Farm Ireland
Independent.ie

Tuesday 6 December 2016

Would having a limited status benefit your farm?

Martin O'Sullivan

Published 05/10/2016 | 02:30

The general perception is that forming a limited company can have significant tax benefits. This is very true but what many people do not understand is the nature and scope of those tax savings.

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The big attraction in forming a company is the 12.5pc Corporation Tax rate which compares with an effective top rate of personal tax amounting to 55pc when one includes PRSI and Universal Social Charge.

This represents a massive saving but it only applies to profits that are retained by the company and not spent personally.

So if it were the case that your company made a profit of €60,000 before paying you a salary and you needed €60,000 to live on and pay your personal tax, well then there would be no saving by trading as a company as all of the profit earned by the company was paid out by way of salary leaving no retained profit.

However if all you needed was say €34,000 to live on, there would be a saving in the region of €9,750. In reality this could be viewed as more a deferral of tax rather than a permanent saving because if you need to get your hands on this retained profit as some future date you may pay personal tax on it.

That of course presumes that there are no legitimate avenues available to you towards extracting cash from your company. In this article I will outline the various mechanisms for extracting cash.

Expenses

You are entitled to pay yourself legitimate expenses from your company provided these expenses relate to costs actually incurred on behalf of the company.

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The best example is motor expenses which may be paid by way of a mileage allowance on your private vehicle in respect of travel associated directly with the farm business.

Provided you maintain a record of the mileage done and the purpose of same, the Revenue will have no difficulty in you claiming the relevant rate per mile that they set down which is set out on table A. This is described by Revenue as the Civil Service Mileage Motor Travel Rate even though it is available to all company employees including directors.

It should be noted that your farmyard is regarded as your place of work and it is from there all mileage is recorded so if your dwelling happens to be 3 miles away you cannot claim mileage for travelling between your dwelling and the farmyard.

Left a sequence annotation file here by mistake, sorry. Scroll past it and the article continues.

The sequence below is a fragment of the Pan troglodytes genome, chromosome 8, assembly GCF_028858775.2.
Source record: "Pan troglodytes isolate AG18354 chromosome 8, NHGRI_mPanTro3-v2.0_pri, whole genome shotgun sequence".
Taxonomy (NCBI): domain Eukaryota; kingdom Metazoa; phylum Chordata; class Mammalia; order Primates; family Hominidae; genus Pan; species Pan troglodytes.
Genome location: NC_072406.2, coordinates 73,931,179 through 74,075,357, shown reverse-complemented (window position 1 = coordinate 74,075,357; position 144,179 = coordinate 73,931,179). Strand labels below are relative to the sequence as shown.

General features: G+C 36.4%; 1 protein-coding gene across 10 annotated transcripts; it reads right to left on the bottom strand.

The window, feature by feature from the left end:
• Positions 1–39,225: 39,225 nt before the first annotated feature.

You can also claim the Revenue Civil Service Flat Rate Subsistence Allowance if you happen to be away from your farmyard on farm business for a period exceeding five continuous hours provided the business is being conducted at a location more than 8km away from your farmyard.

Table B sets out the current allowances. Again it should be noted that accurate records must be maintained of the location, purpose and date and time of leaving and returning.

Out of pocket expenses such as meals can only be claimed where you have a receipt and full details in support of the expense being directly related to the conduct of your business. It should be noted that you cannot claim out of pocket expenses as well as a subsistence payment in respect of the same event.

Director's Loan Account

When you create a limited company in the first instance you will as a matter of course sell your stock and farm machinery and equipment into the company at their tax values obtaining at the date of incorporation.

This is a tax neutral transaction and gives you the opportunity to withdraw this money from the company at some future date free of all taxes.

This is a type of tax free nest egg that ideally should not be used up on personal drawings as it may be needed at some future date to meet children's education costs or the purchase of land or the cost of family settlements.

Occasionally, where servicing personal debt is proving an unmanageable burden because of the personal tax consequences it may be possible to add to your director's loan account by disposing of a parcel of land to the company in order to service the debt in a tax efficient manner.

If such a sale is free of Capital Gains Tax (such as farmers over 55 years availing of Retirement Relief) it may offer a very effective way of dealing with the problem.

Shares buyback

Where a farmer shareholder is over 55 years an opportunity may exist to extract tax free cash from the company by way of the company buying back its own shares. This will generally mean the farmer disposing of most of his shareholding but it can be a good strategy for succession planning, or God forbid, a marriage break-up situation. Eligibility is not straight forward but there are a number of basic conditions that apply such as the shareholder must own the shares for a period of at least five years and the share buyback must be for the benefit of the company's trade.

In addition the participating shareholder's remaining shareholding in the company after the buyback must not exceed 75pc of what it was pre the buyback and the shareholder and his spouse must no longer own more than 30pc of the capital of the company.

For farmers over 55 years and under 66 years there is an opportunity to extract up to €750,000 tax free or for farmers over 66 the limit is €500,000.

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